Express Scripts, the largest pharmacy benefit manager (PBM) in the U.S., released a report in March showcasing prescription spending and coverage for 2016.
Express Scripts reported that spending on prescription drugs in 2016 increased 3.8% per person for those that receive their coverage, 26.9 percent less than the 5.2 percent increase the prior year.
Furthermore, Express Scripts reported that for those who received their coverage specialty drug spending increased only 13.3 percent in 2016 compared to 17.8 in 2015, which was the lowest trend in 14 years.
The report also listed the 15 most expensive traditional and specialty drugs, ranked by a metric called per-member-per-year spend.
Treatments for inflammatory diseases like psoriatic arthritis and ankylosing spondylitis, occupied the top spot, with spending for these drugs rising 26.4 percent, and average cost per prescription in this class coming in at $3,587.83. According to the report, one of every five dollars spent on prescription drugs in 2016 was for a diabetes or a specialty inflammatory conditions drug.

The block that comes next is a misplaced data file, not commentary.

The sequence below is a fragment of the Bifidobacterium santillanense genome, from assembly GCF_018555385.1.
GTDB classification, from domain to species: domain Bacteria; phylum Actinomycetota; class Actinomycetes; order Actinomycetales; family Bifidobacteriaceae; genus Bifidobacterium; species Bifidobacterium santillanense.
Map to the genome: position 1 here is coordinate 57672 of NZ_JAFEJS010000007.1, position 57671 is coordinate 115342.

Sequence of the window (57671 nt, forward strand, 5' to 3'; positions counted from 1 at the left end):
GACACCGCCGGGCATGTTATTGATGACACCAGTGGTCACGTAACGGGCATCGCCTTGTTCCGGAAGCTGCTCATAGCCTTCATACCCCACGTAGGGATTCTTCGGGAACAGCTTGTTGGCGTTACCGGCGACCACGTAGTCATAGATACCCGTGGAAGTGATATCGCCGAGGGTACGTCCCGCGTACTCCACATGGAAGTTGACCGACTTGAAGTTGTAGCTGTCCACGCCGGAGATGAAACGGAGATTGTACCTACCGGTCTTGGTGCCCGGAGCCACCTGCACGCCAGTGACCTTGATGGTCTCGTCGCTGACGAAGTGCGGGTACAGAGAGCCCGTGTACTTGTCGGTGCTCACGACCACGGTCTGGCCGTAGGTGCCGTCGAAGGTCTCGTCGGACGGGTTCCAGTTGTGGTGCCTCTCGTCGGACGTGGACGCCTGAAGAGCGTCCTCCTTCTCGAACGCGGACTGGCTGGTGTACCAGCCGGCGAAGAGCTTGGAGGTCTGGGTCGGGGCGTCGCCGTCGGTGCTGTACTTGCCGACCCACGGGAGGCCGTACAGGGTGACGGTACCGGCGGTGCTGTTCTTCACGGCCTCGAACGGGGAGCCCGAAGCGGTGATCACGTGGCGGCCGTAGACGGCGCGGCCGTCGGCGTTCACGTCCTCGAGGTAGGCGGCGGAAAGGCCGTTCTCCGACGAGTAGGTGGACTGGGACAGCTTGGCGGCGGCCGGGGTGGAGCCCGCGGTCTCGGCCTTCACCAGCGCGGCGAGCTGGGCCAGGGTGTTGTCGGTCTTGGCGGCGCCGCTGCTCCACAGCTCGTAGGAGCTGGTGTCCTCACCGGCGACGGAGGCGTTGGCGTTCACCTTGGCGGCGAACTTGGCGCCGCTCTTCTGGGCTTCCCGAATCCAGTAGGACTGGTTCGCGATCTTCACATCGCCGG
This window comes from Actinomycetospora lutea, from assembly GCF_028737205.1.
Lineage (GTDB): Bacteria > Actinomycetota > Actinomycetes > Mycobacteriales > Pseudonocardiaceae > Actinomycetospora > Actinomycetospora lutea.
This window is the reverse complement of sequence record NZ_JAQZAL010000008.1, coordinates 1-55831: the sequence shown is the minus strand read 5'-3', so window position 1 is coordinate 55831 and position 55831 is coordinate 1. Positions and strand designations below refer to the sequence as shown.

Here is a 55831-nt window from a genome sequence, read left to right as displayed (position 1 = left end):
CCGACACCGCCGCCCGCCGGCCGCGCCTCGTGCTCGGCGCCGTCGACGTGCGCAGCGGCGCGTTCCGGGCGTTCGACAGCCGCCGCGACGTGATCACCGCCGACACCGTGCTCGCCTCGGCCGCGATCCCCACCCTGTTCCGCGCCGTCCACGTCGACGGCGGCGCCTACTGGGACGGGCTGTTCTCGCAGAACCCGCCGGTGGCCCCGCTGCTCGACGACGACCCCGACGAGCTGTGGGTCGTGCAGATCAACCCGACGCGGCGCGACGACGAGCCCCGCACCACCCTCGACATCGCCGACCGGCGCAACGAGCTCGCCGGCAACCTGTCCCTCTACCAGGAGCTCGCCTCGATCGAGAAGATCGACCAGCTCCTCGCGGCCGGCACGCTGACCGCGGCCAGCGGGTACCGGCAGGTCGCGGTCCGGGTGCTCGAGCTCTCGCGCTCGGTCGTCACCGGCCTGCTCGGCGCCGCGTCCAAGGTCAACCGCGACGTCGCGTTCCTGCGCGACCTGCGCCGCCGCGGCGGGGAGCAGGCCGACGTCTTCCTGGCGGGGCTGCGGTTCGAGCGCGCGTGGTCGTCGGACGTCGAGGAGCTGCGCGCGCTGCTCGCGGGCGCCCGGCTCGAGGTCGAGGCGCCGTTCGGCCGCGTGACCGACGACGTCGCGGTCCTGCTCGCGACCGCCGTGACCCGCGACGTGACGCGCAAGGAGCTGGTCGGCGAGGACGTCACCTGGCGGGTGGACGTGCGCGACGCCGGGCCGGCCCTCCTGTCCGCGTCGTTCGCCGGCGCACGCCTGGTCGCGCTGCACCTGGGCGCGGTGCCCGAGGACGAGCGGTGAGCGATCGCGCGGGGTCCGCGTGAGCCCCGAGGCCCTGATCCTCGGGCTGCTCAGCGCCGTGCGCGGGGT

Humira and Enbrel own about 70 percent of this market share. There are biosimilars available for both drugs, but Express Scripts noted these alternatives provided limited cost savings. Future predictions for this treatment area indicate an estimated 30 percent rise each year for the next three years, since a number of patent-related disputes could hinder widespread adoption.
Diabetes was the second-most expensive therapy class, according to the report, with insulins like Lantus and metformin capturing a little over 40 percent of this market share. Costs rose 19.4 percent in 2016 and the average cost per prescription for these therapies was $125.82.
Costs for these drugs could stay relatively stable for the next few years based on a continued increase in utilization of novel additive therapies for controlling blood sugar, like DPP-4 inhibitors and SGLT2 inhibitors.
Finally, oncology took the third spot as the most expensive therapy class, seeing a 19.4 percent increase with an average cost per prescription of $7,890.91. Celgene’s Revlimid, Genentech’s capacitabine, and Pfizer’s Ibrance are the top three drugs that own the most market share.
The report predicts oncology drug costs will continue to increase over 20 percent in each of the next three years due to patients using medications as maintenance therapies. Therewill also be an increasing prevalence in self-administered medications too.
Multiple sclerosis, pain/inflammation, HIV, high blood cholesterol, attention disorders, high blood pressure/heart disease, and asthma, also made the list of most expensive drug classes.
You can read the rest of the report here.
Filed Under: Drug Discovery